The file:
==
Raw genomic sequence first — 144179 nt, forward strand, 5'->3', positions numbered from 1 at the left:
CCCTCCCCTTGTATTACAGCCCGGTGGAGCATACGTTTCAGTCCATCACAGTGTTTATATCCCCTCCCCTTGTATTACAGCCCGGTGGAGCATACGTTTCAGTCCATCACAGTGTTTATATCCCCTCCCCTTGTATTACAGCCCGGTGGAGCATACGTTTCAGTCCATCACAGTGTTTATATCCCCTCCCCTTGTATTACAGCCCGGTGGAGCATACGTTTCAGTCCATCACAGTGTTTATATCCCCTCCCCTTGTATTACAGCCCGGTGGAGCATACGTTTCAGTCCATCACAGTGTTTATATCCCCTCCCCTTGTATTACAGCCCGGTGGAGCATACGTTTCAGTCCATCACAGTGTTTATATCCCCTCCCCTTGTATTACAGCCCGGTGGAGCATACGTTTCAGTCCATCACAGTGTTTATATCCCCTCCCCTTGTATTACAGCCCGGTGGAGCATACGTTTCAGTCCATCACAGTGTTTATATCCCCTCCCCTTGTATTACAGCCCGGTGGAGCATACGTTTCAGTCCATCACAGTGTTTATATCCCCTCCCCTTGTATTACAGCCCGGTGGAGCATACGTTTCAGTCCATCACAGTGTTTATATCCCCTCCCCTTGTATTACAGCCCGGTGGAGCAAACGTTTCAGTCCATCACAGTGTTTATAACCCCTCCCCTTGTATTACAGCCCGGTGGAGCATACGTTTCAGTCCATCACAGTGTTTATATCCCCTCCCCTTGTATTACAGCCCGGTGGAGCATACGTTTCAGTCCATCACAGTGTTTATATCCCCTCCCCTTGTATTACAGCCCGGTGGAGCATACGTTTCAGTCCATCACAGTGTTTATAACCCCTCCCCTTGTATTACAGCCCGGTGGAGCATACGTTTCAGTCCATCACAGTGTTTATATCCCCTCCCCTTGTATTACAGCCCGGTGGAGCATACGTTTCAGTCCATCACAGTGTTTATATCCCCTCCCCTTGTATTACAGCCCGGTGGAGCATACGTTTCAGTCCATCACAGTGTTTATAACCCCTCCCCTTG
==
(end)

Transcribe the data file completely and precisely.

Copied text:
Raw genomic sequence first — 144179 nt, forward strand, 5'->3', positions numbered from 1 at the left:
CCCTCCCCTTGTATTACAGCCCGGTGGAGCATACGTTTCAGTCCATCACAGTGTTTATATCCCCTCCCCTTGTATTACAGCCCGGTGGAGCATACGTTTCAGTCCATCACAGTGTTTATATCCCCTCCCCTTGTATTACAGCCCGGTGGAGCATACGTTTCAGTCCATCACAGTGTTTATATCCCCTCCCCTTGTATTACAGCCCGGTGGAGCATACGTTTCAGTCCATCACAGTGTTTATATCCCCTCCCCTTGTATTACAGCCCGGTGGAGCATACGTTTCAGTCCATCACAGTGTTTATATCCCCTCCCCTTGTATTACAGCCCGGTGGAGCATACGTTTCAGTCCATCACAGTGTTTATATCCCCTCCCCTTGTATTACAGCCCGGTGGAGCATACGTTTCAGTCCATCACAGTGTTTATATCCCCTCCCCTTGTATTACAGCCCGGTGGAGCATACGTTTCAGTCCATCACAGTGTTTATATCCCCTCCCCTTGTATTACAGCCCGGTGGAGCATACGTTTCAGTCCATCACAGTGTTTATATCCCCTCCCCTTGTATTACAGCCCGGTGGAGCATACGTTTCAGTCCATCACAGTGTTTATATCCCCTCCCCTTGTATTACAGCCCGGTGGAGCAAACGTTTCAGTCCATCACAGTGTTTATAACCCCTCCCCTTGTATTACAGCCCGGTGGAGCATACGTTTCAGTCCATCACAGTGTTTATATCCCCTCCCCTTGTATTACAGCCCGGTGGAGCATACGTTTCAGTCCATCACAGTGTTTATATCCCCTCCCCTTGTATTACAGCCCGGTGGAGCATACGTTTCAGTCCATCACAGTGTTTATAACCCCTCCCCTTGTATTACAGCCCGGTGGAGCATACGTTTCAGTCCATCACAGTGTTTATATCCCCTCCCCTTGTATTACAGCCCGGTGGAGCATACGTTTCAGTCCATCACAGTGTTTATATCCCCTCCCCTTGTATTACAGCCCGGTGGAGCATACGTTTCAGTCCATCACAGTGTTTATAACCCCTCCCCTTG